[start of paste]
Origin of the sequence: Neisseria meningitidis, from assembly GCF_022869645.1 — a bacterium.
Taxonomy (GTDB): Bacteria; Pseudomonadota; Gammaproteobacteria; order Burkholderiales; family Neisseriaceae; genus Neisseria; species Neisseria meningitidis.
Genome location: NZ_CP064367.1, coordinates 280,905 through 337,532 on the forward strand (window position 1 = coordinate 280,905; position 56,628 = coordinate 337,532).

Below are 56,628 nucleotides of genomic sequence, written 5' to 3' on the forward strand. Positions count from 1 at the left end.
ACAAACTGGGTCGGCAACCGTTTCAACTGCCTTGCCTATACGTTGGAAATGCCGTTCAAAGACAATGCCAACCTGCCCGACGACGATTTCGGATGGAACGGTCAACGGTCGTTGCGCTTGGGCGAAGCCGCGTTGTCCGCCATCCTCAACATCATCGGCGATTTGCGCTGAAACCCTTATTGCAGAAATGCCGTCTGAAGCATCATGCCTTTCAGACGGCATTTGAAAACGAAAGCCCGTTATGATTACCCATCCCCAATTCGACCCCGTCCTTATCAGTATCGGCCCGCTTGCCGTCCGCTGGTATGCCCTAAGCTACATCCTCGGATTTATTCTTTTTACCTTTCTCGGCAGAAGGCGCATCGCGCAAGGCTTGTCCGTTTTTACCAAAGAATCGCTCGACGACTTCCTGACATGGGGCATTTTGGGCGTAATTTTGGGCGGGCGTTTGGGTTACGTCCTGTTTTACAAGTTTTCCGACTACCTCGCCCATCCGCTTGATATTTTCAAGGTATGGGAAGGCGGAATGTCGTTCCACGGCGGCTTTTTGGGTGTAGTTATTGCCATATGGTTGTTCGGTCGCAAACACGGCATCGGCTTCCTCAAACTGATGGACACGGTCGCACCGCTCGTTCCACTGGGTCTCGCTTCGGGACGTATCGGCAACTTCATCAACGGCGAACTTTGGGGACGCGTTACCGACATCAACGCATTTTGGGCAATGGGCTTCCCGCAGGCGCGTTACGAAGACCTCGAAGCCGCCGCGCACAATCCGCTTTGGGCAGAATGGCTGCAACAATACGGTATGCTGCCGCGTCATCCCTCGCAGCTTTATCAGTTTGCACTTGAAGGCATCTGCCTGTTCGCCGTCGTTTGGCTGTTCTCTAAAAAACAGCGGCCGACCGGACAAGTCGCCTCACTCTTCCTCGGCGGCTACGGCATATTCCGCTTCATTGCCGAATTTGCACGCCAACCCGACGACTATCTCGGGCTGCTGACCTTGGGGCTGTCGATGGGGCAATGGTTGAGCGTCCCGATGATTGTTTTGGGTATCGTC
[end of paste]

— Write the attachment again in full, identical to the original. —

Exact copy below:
Origin of the sequence: Neisseria meningitidis, from assembly GCF_022869645.1 — a bacterium.
Taxonomy (GTDB): Bacteria; Pseudomonadota; Gammaproteobacteria; order Burkholderiales; family Neisseriaceae; genus Neisseria; species Neisseria meningitidis.
Genome location: NZ_CP064367.1, coordinates 280,905 through 337,532 on the forward strand (window position 1 = coordinate 280,905; position 56,628 = coordinate 337,532).

Below are 56,628 nucleotides of genomic sequence, written 5' to 3' on the forward strand. Positions count from 1 at the left end.
ACAAACTGGGTCGGCAACCGTTTCAACTGCCTTGCCTATACGTTGGAAATGCCGTTCAAAGACAATGCCAACCTGCCCGACGACGATTTCGGATGGAACGGTCAACGGTCGTTGCGCTTGGGCGAAGCCGCGTTGTCCGCCATCCTCAACATCATCGGCGATTTGCGCTGAAACCCTTATTGCAGAAATGCCGTCTGAAGCATCATGCCTTTCAGACGGCATTTGAAAACGAAAGCCCGTTATGATTACCCATCCCCAATTCGACCCCGTCCTTATCAGTATCGGCCCGCTTGCCGTCCGCTGGTATGCCCTAAGCTACATCCTCGGATTTATTCTTTTTACCTTTCTCGGCAGAAGGCGCATCGCGCAAGGCTTGTCCGTTTTTACCAAAGAATCGCTCGACGACTTCCTGACATGGGGCATTTTGGGCGTAATTTTGGGCGGGCGTTTGGGTTACGTCCTGTTTTACAAGTTTTCCGACTACCTCGCCCATCCGCTTGATATTTTCAAGGTATGGGAAGGCGGAATGTCGTTCCACGGCGGCTTTTTGGGTGTAGTTATTGCCATATGGTTGTTCGGTCGCAAACACGGCATCGGCTTCCTCAAACTGATGGACACGGTCGCACCGCTCGTTCCACTGGGTCTCGCTTCGGGACGTATCGGCAACTTCATCAACGGCGAACTTTGGGGACGCGTTACCGACATCAACGCATTTTGGGCAATGGGCTTCCCGCAGGCGCGTTACGAAGACCTCGAAGCCGCCGCGCACAATCCGCTTTGGGCAGAATGGCTGCAACAATACGGTATGCTGCCGCGTCATCCCTCGCAGCTTTATCAGTTTGCACTTGAAGGCATCTGCCTGTTCGCCGTCGTTTGGCTGTTCTCTAAAAAACAGCGGCCGACCGGACAAGTCGCCTCACTCTTCCTCGGCGGCTACGGCATATTCCGCTTCATTGCCGAATTTGCACGCCAACCCGACGACTATCTCGGGCTGCTGACCTTGGGGCTGTCGATGGGGCAATGGTTGAGCGTCCCGATGATTGTTTTGGGTATCGTC